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‘No boys with cars’ case reversed

A parent who heard the dad of her daughter’s 14-year-old friend expressly say, “No boys with cars,” must face a wrongful death claim filed by the girl’s estate, the Supreme Court of Virginia said today.

The dad, Michael Kellermann, sued Paul and Paula McDonough after his daughter Jaimee died in an automobile accident in December 2004. Jaimee, who had moved from Henrico County to North Carolina, was spending the night at the invitation of the McDonoughs. When Kellermann brought Jaimee to the McDonoughs, he allegedly told Paula McDonough that Jaimee was not allowed to ride with inexperienced drivers, especially young male drivers, a rule they enforced at home. He alleges Paula McDonough promised they would take care of Jaimee.

Kellerman alleged that despite those assurances, Paula dropped the girls off at the mall for a movie and expressly authorized them to get a ride home from a 17-year-old boy who had a reputation for reckless driving and street racing.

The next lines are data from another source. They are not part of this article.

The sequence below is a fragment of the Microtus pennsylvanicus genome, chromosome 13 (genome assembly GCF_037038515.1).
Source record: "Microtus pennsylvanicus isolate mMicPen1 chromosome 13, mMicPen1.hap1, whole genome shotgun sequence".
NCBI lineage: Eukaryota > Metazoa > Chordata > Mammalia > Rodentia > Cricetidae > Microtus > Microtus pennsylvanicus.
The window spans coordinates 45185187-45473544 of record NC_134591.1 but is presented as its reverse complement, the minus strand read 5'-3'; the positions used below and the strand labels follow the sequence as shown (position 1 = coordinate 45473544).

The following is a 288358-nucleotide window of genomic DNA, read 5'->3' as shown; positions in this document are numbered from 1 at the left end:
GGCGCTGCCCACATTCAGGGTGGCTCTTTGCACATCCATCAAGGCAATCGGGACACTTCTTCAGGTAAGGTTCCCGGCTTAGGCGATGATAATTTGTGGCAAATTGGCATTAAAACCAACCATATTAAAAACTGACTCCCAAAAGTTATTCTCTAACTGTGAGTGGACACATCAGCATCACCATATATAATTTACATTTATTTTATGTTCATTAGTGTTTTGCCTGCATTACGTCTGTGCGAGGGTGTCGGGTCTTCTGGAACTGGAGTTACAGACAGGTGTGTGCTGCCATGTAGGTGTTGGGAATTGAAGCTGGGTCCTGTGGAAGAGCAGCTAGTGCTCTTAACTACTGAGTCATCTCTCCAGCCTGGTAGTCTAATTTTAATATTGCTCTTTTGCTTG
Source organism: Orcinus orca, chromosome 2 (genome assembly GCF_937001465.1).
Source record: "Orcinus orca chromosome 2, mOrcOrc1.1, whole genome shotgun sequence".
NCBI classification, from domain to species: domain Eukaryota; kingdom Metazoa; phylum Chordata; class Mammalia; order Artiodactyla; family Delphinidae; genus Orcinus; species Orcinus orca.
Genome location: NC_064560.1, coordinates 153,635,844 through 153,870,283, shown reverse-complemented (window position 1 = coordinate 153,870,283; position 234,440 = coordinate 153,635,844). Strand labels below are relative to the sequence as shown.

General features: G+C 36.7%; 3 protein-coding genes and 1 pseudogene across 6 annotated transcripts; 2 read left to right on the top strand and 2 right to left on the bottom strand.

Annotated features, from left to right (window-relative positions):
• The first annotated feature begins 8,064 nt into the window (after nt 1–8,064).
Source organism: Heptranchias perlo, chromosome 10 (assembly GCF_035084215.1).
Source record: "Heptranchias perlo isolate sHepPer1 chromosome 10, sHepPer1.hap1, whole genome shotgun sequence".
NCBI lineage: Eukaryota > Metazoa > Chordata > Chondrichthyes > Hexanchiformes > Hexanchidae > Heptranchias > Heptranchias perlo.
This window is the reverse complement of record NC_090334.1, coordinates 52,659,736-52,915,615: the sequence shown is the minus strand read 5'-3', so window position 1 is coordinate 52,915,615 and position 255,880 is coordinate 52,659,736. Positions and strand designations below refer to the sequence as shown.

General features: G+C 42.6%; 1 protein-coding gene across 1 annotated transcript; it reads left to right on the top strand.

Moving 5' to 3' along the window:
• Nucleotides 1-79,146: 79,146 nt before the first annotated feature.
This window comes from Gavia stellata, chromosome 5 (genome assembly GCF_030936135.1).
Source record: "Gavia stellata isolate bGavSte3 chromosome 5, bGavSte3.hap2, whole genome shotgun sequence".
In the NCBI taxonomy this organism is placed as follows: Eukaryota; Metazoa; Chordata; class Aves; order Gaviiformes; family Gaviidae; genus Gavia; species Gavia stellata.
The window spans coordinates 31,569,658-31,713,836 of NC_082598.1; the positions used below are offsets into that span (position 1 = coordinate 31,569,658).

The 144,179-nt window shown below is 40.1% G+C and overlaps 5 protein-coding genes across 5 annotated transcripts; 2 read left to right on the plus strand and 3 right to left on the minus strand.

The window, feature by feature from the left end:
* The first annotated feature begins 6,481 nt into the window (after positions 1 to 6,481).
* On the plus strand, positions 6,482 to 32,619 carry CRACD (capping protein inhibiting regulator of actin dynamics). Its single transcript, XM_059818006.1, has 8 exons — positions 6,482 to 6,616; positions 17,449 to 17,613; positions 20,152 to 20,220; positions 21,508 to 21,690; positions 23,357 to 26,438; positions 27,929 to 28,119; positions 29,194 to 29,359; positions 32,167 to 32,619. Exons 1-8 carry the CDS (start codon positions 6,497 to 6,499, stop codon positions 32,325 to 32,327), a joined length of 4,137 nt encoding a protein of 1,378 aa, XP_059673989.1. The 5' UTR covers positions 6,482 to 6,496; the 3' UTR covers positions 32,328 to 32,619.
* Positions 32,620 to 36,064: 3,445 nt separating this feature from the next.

An Henrico County Circuit dismissed the claim filed by the parents of the girl who died, but the Supreme Court said in a 54-page opinion released this morning that the McDonoughs had a common law duty to supervise and care for Jaimee and Kellermann could sue them for negligence.

The majority opinion by Chief Justice Leroy R. Hassell Sr. cautioned that a supervisor parent is “not an insurer of the child’s safety,” but must act as a reasonably prudent person would under similar circumstances.

The high court also held in Kellermann v. McDonough that Jaime’s father could sue Paula McDonough, but not her husband, for Paula’s assumption of a duty to Jaimee. However, the Supreme Court declined to recognize a “special relationship” for an adult who agreed to supervise and provide care to a minor.

Justices Lawrence Koontz and Cynthia Kinser filed dissents. Koontz said the majority opinion “implicitly makes the host parent the virtual insurer of the guest child’s safety.”

Kinser took issue with the majority’s response to the way Kellerman framed his suit, saying he had asserted only two theories of liability, assumption of duty and special relationship, not a common law duty of care. But Kinser agreed Kellermann had a claim against Paula McDonough.

By Deborah Elkins

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